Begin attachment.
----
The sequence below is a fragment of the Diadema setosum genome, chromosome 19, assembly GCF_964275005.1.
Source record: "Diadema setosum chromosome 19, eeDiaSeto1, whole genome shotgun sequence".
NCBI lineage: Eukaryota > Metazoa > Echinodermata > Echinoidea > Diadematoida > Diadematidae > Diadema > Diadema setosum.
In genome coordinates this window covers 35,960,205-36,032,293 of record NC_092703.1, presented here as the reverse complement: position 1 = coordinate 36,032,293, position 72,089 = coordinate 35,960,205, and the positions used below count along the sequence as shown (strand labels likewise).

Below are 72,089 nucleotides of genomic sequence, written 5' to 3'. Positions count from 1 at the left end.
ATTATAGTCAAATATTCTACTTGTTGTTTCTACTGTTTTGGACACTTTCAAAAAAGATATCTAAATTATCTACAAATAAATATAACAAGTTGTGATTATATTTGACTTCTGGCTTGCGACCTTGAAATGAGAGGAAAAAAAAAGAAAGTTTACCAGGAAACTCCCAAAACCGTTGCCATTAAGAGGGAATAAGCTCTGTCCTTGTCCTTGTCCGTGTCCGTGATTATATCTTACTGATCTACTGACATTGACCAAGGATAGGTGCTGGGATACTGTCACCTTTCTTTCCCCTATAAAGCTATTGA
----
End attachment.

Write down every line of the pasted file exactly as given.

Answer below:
The sequence below is a fragment of the Diadema setosum genome, chromosome 19, assembly GCF_964275005.1.
Source record: "Diadema setosum chromosome 19, eeDiaSeto1, whole genome shotgun sequence".
NCBI lineage: Eukaryota > Metazoa > Echinodermata > Echinoidea > Diadematoida > Diadematidae > Diadema > Diadema setosum.
In genome coordinates this window covers 35,960,205-36,032,293 of record NC_092703.1, presented here as the reverse complement: position 1 = coordinate 36,032,293, position 72,089 = coordinate 35,960,205, and the positions used below count along the sequence as shown (strand labels likewise).

Below are 72,089 nucleotides of genomic sequence, written 5' to 3'. Positions count from 1 at the left end.
ATTATAGTCAAATATTCTACTTGTTGTTTCTACTGTTTTGGACACTTTCAAAAAAGATATCTAAATTATCTACAAATAAATATAACAAGTTGTGATTATATTTGACTTCTGGCTTGCGACCTTGAAATGAGAGGAAAAAAAAAGAAAGTTTACCAGGAAACTCCCAAAACCGTTGCCATTAAGAGGGAATAAGCTCTGTCCTTGTCCTTGTCCGTGTCCGTGATTATATCTTACTGATCTACTGACATTGACCAAGGATAGGTGCTGGGATACTGTCACCTTTCTTTCCCCTATAAAGCTATTGA